FBI gives up on DB Cooper case after 45-year investigation

FBI gives up on DB Cooper case after 45-year investigation
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The FBI on Monday announced it will no longer be investigating one of the most mysterious hijacking crimes in the history of the bureau. 

After 45 years of investigating with no results, the FBI has decided to finally give up on finding D.B. Cooper, who parachuted out of a hijacked plane with $200,000 in 1971, the New York Daily News reported on Tuesday.
“Unfortunately, none of the well-meaning tips or applications of new investigative technology have yielded the necessary proof,” FBI spokeswoman Ayn Dietrich-Williams said in a statement.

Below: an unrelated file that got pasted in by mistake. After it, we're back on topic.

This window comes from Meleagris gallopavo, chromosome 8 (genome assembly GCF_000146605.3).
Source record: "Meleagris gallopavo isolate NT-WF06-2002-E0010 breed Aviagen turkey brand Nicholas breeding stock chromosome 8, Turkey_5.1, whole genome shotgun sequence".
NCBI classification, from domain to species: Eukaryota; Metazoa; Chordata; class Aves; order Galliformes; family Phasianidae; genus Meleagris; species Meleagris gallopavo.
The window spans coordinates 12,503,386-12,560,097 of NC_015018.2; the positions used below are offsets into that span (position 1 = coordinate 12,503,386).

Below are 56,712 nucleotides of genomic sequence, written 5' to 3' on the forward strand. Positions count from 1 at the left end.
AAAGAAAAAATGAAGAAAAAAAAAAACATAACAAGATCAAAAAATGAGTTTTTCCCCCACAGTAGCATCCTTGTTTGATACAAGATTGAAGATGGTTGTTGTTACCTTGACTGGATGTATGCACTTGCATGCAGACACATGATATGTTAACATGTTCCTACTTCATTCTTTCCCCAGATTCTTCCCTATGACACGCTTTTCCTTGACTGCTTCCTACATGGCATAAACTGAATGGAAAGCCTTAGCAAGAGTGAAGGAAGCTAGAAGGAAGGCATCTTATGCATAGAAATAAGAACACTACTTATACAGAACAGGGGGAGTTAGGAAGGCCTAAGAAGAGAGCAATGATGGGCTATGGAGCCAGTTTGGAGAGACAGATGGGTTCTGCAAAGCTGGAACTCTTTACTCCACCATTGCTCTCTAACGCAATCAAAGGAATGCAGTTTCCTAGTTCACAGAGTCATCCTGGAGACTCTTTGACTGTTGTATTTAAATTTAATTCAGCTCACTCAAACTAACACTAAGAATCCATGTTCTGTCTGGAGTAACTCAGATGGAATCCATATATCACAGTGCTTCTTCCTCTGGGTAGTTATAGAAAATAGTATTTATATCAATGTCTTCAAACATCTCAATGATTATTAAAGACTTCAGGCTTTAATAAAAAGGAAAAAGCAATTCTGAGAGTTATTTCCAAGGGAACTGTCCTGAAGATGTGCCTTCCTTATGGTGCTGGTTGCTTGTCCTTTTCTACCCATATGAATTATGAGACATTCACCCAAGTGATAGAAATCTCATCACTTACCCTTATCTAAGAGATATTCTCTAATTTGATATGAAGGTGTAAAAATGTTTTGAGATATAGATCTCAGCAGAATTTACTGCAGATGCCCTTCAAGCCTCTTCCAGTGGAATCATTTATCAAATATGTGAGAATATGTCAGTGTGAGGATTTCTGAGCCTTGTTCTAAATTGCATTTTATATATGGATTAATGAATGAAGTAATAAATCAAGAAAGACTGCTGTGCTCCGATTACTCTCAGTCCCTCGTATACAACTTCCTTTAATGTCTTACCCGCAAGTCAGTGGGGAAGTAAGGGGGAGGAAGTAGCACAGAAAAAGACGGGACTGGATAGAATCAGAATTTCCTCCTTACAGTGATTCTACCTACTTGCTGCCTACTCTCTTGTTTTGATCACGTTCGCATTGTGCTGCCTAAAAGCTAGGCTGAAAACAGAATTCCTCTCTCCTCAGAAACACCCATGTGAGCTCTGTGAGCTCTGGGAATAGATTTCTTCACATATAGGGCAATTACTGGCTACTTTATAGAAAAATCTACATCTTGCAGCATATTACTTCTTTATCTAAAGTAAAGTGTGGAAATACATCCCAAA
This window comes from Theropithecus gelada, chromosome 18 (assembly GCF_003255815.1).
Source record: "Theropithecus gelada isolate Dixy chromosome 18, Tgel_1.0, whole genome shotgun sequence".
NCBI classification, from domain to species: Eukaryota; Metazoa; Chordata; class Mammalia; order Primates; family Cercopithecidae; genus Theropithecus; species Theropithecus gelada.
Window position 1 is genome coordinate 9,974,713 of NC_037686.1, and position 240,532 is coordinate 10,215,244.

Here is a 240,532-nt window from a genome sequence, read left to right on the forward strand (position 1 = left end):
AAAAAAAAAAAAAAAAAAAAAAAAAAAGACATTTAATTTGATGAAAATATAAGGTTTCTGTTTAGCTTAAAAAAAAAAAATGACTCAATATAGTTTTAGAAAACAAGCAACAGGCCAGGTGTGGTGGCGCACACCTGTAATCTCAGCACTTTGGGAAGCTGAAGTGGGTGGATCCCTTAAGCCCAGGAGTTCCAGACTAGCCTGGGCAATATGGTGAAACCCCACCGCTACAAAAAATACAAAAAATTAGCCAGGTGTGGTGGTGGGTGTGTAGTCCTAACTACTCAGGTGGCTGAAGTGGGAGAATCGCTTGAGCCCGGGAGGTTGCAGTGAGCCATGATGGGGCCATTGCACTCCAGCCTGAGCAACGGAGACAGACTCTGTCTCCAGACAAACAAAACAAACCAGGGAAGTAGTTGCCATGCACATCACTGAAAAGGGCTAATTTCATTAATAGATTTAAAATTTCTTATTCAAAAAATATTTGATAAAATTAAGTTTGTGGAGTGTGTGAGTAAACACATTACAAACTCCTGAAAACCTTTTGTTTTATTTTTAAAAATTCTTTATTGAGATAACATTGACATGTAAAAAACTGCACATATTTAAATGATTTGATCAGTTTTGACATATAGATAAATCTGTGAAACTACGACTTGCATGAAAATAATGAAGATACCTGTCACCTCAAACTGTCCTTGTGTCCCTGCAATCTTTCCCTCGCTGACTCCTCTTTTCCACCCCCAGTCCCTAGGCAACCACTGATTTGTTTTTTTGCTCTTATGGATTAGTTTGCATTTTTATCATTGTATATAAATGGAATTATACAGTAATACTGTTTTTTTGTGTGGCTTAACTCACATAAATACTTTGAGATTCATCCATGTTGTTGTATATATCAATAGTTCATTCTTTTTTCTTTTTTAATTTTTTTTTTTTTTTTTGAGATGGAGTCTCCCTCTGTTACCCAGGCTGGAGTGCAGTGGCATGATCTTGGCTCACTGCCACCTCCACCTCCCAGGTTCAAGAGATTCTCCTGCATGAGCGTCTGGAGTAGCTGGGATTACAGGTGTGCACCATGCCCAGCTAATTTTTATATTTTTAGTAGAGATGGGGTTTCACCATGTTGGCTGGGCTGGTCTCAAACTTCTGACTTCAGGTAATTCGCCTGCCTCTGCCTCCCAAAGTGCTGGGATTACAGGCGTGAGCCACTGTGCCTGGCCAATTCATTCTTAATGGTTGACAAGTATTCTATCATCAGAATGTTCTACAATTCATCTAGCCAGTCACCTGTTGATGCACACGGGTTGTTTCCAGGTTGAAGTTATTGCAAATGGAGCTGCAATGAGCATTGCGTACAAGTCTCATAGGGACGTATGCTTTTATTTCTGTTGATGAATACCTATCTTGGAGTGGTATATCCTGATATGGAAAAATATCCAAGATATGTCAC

“The FBI exhaustively reviewed all credible leads,” she said. She called it "one of the longest and most exhaustive investigations in our history."
D.B. Cooper, whose true identity is still not known, boarded a Northwest Airlines flight from Portland, Ore., to Seattle on Nov. 24, 1971. During the flight, Cooper, who was wearing a black suit and tie, showed the flight attendant a bomb in his suitcase. 
After the plane landed in Seattle, Cooper demanded $200,000 in cash and several parachutes before releasing the passengers and asking that the plane take him to Mexico. 
However, 45 minutes into the flight, Cooper parachuted out of the airplane, with the bag of cash strapped to his body.
Besides clues such as decayed stacks of cash and some articles of clothing, the investigators have not been able to find anything else on D.B. Cooper, who effectively pulled off a perfect crime.